Java Notes

Alternate Layout Managers

GridBagLayout? By far the most useful layout concept is using a flexible table-like style. This is almost universally accepted as the standard way to arrange components.

Java's first attempt at this, GridBagLayout, can be amazingly awkward to use, and the final results aren't always wonderful. The newer (as of Java 6) GroupLayout may be an improvement, but still has usability issues, and it's main use seems to be the layout used by the NetBeans Matisse GUI editor.

Look elsewhere. Some independently developed layout managers are better, either because they are much easier to use, or because they do a better job (or both!). Below are some popular, free, layout managers. They fall into two main categories: rectangular table-oriented layouts, and "Other".

Table-oriented Layouts

JGoodies Form layout may be the best. TableLayout and HIGLayout are good and easy to use.

JGoodies Form layout
The JGoodies offerings have some of the best layout tools. Most of them are free, but they also offer some for-pay products. Here's how Karsten Lentzsch, the author, described it in a posting.

The free JGoodies Forms layout system has been designed to good design quickly. Besides a powerful and flexible layout manager, there are helper classes (non-visual) builders, a tutorial, layout tips&tricks, etc. guide you through visual design and its implementation in Java.

Many developers have reported that the Forms has turned their UI work into kind-of joy, where they were frustrated with the GBL before.

The pure Forms layout system targets primarily source coders; however, a design goal was the simple integration with visual builder tools that help you save time or improve the design. There are now some visual builders that are worth a look - open the Forms' README.html and see the "Visual Builders" section in the sidebar.

Hope this helps. Best regards,
Karsten Lentzsch

I've used TableLayout with satisfaction. It's easier than GridBagLayout, yet accomplishes much the same thing. Free. From their site:

TableLayout is a layout manager that provides all the power of GridBagLayout, but is simple and easy to use. TableLayout simplifies the creation of graphical user interfaces by providing an intuitive and powerful way to specify where components are placed and how they are resized. TableLayout makes it easy to write professional user interfaces quickly and easily.

TableLayout is a free layout manager. You may use it in any commercial or non-commercial project. There are no royalties or license fees. You may subclass any class in the TableLayout package. You may unjar or rejar the classes and source files as you wish. The only restriction is that you may not distribute modified versions of the TableLayout source. This is to prevent confusion about what TableLayout does and to give credit to the author.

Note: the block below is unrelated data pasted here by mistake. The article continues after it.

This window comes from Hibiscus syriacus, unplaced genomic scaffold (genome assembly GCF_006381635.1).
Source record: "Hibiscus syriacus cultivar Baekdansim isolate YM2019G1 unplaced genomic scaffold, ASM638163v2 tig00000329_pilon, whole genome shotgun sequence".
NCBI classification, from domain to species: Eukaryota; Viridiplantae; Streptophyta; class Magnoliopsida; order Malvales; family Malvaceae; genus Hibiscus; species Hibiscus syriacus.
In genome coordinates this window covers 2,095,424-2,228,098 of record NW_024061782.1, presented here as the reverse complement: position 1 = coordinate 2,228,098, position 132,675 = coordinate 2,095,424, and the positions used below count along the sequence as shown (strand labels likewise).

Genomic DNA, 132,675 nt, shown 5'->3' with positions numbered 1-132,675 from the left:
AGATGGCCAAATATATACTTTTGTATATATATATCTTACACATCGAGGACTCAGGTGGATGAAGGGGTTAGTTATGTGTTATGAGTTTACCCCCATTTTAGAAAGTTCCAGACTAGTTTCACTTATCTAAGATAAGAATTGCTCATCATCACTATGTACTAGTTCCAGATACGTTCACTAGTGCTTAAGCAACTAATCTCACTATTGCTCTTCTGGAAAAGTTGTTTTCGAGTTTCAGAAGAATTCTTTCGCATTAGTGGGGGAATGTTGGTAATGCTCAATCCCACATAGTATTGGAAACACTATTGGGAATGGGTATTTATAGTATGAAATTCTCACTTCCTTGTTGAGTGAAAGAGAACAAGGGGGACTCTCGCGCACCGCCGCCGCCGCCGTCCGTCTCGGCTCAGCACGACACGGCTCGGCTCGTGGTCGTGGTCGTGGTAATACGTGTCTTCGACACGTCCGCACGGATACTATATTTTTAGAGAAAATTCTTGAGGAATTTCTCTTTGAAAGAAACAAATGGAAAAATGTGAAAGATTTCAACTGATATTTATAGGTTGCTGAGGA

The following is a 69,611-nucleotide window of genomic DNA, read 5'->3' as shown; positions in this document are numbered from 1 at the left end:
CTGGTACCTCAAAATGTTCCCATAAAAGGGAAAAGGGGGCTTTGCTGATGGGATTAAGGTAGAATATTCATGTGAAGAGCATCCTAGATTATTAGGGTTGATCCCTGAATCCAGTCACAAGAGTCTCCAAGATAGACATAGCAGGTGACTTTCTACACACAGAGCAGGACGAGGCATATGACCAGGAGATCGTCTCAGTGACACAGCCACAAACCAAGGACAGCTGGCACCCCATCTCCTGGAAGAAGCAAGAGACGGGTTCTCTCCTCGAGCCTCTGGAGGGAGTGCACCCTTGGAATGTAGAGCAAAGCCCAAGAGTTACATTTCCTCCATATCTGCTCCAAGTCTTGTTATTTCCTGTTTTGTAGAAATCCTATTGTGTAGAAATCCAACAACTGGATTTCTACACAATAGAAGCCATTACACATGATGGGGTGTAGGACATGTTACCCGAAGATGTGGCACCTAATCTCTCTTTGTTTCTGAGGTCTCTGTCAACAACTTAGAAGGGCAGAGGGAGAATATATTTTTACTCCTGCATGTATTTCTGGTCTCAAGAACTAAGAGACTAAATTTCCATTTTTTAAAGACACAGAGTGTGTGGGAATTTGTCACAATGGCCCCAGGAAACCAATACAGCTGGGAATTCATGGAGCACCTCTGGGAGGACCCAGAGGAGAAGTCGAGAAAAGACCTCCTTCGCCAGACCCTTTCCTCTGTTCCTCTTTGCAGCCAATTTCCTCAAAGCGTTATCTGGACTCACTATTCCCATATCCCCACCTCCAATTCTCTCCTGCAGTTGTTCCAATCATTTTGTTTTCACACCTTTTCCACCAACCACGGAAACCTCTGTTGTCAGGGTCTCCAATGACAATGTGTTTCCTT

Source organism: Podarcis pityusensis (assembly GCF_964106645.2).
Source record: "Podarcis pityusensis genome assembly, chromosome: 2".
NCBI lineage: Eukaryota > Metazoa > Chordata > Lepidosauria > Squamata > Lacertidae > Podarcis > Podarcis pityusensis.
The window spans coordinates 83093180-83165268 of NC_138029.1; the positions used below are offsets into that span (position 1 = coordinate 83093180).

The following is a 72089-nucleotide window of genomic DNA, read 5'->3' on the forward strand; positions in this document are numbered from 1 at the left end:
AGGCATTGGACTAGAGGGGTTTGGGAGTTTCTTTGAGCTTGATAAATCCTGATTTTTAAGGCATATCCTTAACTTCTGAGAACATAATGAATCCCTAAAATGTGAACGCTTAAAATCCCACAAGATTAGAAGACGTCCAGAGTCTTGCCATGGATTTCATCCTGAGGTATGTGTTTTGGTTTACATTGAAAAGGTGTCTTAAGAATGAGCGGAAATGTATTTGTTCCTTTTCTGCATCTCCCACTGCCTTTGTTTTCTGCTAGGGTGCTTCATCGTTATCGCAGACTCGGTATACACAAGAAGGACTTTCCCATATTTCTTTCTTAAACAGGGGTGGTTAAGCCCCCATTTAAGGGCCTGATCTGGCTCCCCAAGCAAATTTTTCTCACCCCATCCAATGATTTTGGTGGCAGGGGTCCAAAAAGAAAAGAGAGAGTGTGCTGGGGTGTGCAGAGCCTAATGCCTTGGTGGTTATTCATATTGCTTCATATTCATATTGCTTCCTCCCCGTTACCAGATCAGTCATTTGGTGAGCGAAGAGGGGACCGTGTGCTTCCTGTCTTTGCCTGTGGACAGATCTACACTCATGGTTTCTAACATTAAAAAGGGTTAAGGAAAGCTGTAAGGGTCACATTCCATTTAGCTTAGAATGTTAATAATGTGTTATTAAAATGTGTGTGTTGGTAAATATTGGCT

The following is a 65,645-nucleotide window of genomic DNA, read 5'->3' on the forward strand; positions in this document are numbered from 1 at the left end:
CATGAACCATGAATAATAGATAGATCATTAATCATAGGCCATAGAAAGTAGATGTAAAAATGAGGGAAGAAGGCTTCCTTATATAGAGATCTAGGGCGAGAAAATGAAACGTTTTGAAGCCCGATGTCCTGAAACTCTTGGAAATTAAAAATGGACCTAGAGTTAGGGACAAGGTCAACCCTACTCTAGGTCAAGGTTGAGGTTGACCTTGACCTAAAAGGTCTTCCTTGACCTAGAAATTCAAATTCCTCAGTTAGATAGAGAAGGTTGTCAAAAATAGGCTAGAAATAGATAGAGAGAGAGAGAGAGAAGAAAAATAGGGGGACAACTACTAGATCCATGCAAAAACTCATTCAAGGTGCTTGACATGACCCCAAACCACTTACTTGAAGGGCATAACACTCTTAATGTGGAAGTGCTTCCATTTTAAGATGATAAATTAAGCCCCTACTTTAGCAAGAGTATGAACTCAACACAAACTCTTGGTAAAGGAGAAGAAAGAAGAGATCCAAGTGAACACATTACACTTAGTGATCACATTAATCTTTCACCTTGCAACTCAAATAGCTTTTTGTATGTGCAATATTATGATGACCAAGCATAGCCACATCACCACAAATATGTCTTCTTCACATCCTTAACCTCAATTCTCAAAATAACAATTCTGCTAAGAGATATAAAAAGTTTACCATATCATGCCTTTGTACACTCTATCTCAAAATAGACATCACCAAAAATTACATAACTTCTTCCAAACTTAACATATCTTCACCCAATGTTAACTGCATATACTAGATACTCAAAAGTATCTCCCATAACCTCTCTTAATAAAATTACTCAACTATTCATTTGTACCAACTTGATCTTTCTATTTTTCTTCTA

Interview with TableLayout creator Daniel Barbalace

HIGLayout is similar to GridBagLayout in that there are rows and columns of variable heights and widths, and some may expand.
HIGLayout Tutorial
Looks like a nice, easy, layout manager. The licensing issues may not be completely firm, but it's basically free. Has a very nice WebStart demo. Looks good. A good overview is in the JavaLobby article at .
I haven't had a chance to try this newer layout (Java 5). The example in their documentation is one of those ugly pieces made to show the features, not to show a good layout. Looks rather complicated, but it might be good anyway.
In the words of David Ekholm it is "both simple to use and highly flexible", and it appears to be exactly that. He uses it in his very popular JAlbum program. It's worth checking out.
Make for use with the XuiEditor, but perhaps useful alone.
Introducing the GuideLayout, Part II: Java
MultiSplitPane: Splitting Without Nesting is an attractive approach on constructing split panes. This is not a layout, but a way to create split panes without nesting. It is a more appropriate solution to many of the problems that are commonly solved with nested layouts.
Hierarchical layout. Captures the hierarchical nature of layouts by providing classes that reflect this nicely.

Layouts based on XML

An interesting approach is to represent a GUI in XML. Because a GUI is a nested hierarchy, this is a reasonable approach. There are two very successful demonstrations of this: XAML from Microsoft, and Flex from Adobe. Neither of these works with Java, but Adobe may be planning to to do something like this with Apollo, which promises to provide a Flex GUI while the remainder of the program is in Java.

A different approach is to use XML to represent your layout. SwiXML is one interesting package for doing this. I've used it a couple of times, and it was fairly convenient, but it didn't really solve the layout problem very well. It provides an interesting alternative. Read more about it at or check out for a more complete list.
gui4j -
"gui4j is a framework for describing Java Swing GUIs completely in XML."

"The graphical user interface is created dynamically based on the XML definitions. Each GUI window is associated with exactly one top-level XML file. Each XML file can dynamically include other XML files to support complex GUI definitions. Each XML file is associated with a java object that acts as both a Controller and a Model for the GUI. There is a strong layer separation between the GUI and the Controller: GUI definitions in the XML files can access all Java methods of the Controller, but Java methods cannot access any GUI elements directly. Events are used to trigger changes in the GUI."


There are other possibilities that I haven't really looked at closely.